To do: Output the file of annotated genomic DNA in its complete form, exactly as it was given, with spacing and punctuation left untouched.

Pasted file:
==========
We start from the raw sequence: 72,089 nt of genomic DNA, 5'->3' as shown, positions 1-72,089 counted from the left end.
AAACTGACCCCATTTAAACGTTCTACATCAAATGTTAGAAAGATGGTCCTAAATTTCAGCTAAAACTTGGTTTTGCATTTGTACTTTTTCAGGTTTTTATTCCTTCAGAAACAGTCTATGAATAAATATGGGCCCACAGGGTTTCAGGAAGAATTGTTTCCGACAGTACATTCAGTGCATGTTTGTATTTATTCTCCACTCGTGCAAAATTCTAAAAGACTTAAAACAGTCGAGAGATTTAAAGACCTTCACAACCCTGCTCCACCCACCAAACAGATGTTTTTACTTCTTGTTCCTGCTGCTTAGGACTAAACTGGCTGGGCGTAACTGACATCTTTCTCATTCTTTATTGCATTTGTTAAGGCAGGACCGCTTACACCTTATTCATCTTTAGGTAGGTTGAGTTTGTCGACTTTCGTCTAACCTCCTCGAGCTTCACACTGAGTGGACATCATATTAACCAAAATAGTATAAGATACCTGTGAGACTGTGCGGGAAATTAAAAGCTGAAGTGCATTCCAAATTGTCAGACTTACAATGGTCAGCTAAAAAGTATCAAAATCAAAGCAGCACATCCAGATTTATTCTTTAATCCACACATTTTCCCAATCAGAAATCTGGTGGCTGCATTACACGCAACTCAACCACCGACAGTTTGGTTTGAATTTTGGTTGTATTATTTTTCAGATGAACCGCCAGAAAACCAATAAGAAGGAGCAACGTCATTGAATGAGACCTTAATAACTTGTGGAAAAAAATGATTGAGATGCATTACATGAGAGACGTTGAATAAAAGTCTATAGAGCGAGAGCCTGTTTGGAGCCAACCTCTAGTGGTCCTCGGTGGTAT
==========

We start from the raw sequence: 72,089 nt of genomic DNA, 5'->3' as shown, positions 1-72,089 counted from the left end.
AAACTGACCCCATTTAAACGTTCTACATCAAATGTTAGAAAGATGGTCCTAAATTTCAGCTAAAACTTGGTTTTGCATTTGTACTTTTTCAGGTTTTTATTCCTTCAGAAACAGTCTATGAATAAATATGGGCCCACAGGGTTTCAGGAAGAATTGTTTCCGACAGTACATTCAGTGCATGTTTGTATTTATTCTCCACTCGTGCAAAATTCTAAAAGACTTAAAACAGTCGAGAGATTTAAAGACCTTCACAACCCTGCTCCACCCACCAAACAGATGTTTTTACTTCTTGTTCCTGCTGCTTAGGACTAAACTGGCTGGGCGTAACTGACATCTTTCTCATTCTTTATTGCATTTGTTAAGGCAGGACCGCTTACACCTTATTCATCTTTAGGTAGGTTGAGTTTGTCGACTTTCGTCTAACCTCCTCGAGCTTCACACTGAGTGGACATCATATTAACCAAAATAGTATAAGATACCTGTGAGACTGTGCGGGAAATTAAAAGCTGAAGTGCATTCCAAATTGTCAGACTTACAATGGTCAGCTAAAAAGTATCAAAATCAAAGCAGCACATCCAGATTTATTCTTTAATCCACACATTTTCCCAATCAGAAATCTGGTGGCTGCATTACACGCAACTCAACCACCGACAGTTTGGTTTGAATTTTGGTTGTATTATTTTTCAGATGAACCGCCAGAAAACCAATAAGAAGGAGCAACGTCATTGAATGAGACCTTAATAACTTGTGGAAAAAAATGATTGAGATGCATTACATGAGAGACGTTGAATAAAAGTCTATAGAGCGAGAGCCTGTTTGGAGCCAACCTCTAGTGGTCCTCGGTGGTAT